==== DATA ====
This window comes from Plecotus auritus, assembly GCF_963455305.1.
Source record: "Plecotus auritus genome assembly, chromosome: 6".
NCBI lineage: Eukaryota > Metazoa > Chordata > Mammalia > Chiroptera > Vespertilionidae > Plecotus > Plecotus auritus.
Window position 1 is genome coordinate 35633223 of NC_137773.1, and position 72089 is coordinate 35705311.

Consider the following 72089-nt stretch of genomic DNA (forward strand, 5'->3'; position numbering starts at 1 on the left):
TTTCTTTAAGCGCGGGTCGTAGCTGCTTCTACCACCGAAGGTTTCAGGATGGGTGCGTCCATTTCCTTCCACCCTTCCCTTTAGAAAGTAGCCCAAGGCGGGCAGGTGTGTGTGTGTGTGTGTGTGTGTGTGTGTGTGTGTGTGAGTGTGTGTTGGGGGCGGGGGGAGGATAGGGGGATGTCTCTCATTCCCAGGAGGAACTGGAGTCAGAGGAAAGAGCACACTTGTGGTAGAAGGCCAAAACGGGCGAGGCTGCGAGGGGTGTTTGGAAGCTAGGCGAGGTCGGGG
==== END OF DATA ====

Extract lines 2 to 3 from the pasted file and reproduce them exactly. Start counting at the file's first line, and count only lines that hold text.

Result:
Source record: "Plecotus auritus genome assembly, chromosome: 6".
NCBI lineage: Eukaryota > Metazoa > Chordata > Mammalia > Chiroptera > Vespertilionidae > Plecotus > Plecotus auritus.